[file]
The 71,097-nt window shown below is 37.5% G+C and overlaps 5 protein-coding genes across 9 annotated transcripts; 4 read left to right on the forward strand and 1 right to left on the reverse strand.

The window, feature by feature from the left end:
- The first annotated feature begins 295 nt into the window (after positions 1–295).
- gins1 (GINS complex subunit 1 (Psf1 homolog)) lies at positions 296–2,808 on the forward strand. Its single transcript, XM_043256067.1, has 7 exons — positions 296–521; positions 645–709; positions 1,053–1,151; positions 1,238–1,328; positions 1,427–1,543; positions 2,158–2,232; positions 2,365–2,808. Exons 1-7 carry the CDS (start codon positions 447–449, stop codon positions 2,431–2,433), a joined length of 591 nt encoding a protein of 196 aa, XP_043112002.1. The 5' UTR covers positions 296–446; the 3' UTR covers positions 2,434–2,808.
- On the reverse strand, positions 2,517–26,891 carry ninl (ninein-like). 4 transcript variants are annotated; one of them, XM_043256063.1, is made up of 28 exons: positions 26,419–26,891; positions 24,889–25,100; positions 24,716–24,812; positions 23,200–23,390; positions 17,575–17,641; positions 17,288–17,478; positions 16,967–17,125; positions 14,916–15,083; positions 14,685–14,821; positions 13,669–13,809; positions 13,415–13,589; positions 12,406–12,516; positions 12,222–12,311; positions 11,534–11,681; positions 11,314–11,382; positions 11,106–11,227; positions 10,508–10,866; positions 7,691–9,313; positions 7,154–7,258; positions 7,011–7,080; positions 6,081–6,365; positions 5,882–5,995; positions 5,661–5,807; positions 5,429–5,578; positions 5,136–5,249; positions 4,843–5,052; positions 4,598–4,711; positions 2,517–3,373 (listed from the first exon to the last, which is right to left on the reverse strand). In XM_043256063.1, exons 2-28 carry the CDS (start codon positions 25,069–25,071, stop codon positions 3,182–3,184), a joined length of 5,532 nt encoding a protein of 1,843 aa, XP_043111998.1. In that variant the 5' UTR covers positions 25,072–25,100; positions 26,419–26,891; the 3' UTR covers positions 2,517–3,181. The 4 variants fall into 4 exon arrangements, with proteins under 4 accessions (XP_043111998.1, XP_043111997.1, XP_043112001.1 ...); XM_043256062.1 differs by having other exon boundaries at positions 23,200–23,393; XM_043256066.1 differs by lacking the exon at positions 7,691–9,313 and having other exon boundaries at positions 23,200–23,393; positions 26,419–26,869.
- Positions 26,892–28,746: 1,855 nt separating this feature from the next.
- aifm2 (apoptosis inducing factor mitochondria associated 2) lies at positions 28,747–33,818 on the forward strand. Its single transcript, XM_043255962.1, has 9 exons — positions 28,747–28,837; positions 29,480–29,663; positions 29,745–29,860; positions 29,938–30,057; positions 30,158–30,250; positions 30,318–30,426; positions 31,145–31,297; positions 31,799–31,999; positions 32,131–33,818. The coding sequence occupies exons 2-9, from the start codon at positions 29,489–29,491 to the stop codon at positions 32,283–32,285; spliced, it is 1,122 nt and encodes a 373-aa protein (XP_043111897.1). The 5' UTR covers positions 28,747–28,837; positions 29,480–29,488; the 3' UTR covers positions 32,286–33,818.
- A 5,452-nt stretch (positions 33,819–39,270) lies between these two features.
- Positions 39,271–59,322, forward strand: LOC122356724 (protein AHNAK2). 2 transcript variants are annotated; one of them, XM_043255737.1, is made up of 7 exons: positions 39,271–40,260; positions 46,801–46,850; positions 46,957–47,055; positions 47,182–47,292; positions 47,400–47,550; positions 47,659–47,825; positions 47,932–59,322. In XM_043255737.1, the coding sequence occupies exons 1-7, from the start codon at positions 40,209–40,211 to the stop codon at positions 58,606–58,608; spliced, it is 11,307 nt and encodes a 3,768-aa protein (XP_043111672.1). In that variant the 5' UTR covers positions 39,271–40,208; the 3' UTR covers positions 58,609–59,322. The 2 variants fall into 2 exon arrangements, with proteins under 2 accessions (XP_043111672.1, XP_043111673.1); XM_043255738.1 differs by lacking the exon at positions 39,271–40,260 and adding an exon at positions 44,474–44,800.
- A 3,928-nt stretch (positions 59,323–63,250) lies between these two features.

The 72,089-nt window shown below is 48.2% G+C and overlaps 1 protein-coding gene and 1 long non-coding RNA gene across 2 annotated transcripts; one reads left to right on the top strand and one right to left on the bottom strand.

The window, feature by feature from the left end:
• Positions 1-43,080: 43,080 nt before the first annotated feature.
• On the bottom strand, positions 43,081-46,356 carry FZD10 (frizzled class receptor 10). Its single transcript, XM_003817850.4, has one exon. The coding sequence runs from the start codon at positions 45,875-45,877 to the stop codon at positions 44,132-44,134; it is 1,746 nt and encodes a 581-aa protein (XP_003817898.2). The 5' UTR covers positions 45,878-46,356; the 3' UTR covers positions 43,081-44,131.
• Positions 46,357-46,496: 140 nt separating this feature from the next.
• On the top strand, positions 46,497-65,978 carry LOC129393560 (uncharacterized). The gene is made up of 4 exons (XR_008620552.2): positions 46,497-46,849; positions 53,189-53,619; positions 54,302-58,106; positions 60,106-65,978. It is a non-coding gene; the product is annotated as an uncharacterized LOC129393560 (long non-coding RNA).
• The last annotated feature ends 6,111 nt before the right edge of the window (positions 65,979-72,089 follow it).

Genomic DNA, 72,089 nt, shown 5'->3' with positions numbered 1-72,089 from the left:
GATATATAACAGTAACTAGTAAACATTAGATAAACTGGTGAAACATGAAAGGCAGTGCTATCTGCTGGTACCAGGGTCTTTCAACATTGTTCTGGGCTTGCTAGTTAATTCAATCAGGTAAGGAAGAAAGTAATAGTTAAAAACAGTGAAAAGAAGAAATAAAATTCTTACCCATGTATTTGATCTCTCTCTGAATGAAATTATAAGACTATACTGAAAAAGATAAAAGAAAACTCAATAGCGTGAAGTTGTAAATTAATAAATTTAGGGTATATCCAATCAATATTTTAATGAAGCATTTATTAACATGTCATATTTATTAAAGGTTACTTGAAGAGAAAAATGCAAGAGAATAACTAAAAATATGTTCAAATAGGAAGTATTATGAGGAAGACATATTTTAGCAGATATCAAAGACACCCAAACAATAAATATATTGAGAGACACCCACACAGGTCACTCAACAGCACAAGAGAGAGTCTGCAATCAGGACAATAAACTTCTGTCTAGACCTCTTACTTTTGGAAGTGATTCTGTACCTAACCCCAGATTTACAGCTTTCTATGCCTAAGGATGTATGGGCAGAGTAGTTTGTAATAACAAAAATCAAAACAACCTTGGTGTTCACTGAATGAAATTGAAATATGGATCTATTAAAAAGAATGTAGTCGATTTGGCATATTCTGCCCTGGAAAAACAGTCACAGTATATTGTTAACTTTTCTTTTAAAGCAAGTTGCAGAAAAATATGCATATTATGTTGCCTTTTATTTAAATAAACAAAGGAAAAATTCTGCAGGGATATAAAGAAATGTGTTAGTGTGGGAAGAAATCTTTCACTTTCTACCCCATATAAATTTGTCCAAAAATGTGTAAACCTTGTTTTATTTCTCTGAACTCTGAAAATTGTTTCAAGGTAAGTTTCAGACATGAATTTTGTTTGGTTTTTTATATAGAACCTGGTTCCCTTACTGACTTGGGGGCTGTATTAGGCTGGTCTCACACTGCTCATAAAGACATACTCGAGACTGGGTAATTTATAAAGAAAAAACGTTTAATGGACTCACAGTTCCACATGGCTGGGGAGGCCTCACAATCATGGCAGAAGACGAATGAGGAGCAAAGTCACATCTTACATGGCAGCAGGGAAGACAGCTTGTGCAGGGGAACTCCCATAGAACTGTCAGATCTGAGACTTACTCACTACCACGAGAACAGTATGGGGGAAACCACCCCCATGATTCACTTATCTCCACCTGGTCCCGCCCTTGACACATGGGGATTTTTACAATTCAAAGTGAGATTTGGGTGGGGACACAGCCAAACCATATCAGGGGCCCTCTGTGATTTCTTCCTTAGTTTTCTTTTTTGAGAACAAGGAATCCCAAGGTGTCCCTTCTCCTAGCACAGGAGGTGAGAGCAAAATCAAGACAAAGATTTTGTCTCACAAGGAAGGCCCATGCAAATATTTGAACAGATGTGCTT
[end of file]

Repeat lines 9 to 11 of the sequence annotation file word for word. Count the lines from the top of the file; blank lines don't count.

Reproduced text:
- Positions 39,271–59,322, forward strand: LOC122356724 (protein AHNAK2). 2 transcript variants are annotated; one of them, XM_043255737.1, is made up of 7 exons: positions 39,271–40,260; positions 46,801–46,850; positions 46,957–47,055; positions 47,182–47,292; positions 47,400–47,550; positions 47,659–47,825; positions 47,932–59,322. In XM_043255737.1, the coding sequence occupies exons 1-7, from the start codon at positions 40,209–40,211 to the stop codon at positions 58,606–58,608; spliced, it is 11,307 nt and encodes a 3,768-aa protein (XP_043111672.1). In that variant the 5' UTR covers positions 39,271–40,208; the 3' UTR covers positions 58,609–59,322. The 2 variants fall into 2 exon arrangements, with proteins under 2 accessions (XP_043111672.1, XP_043111673.1); XM_043255738.1 differs by lacking the exon at positions 39,271–40,260 and adding an exon at positions 44,474–44,800.
- A 3,928-nt stretch (positions 59,323–63,250) lies between these two features.

The 72,089-nt window shown below is 48.2% G+C and overlaps 1 protein-coding gene and 1 long non-coding RNA gene across 2 annotated transcripts; one reads left to right on the top strand and one right to left on the bottom strand.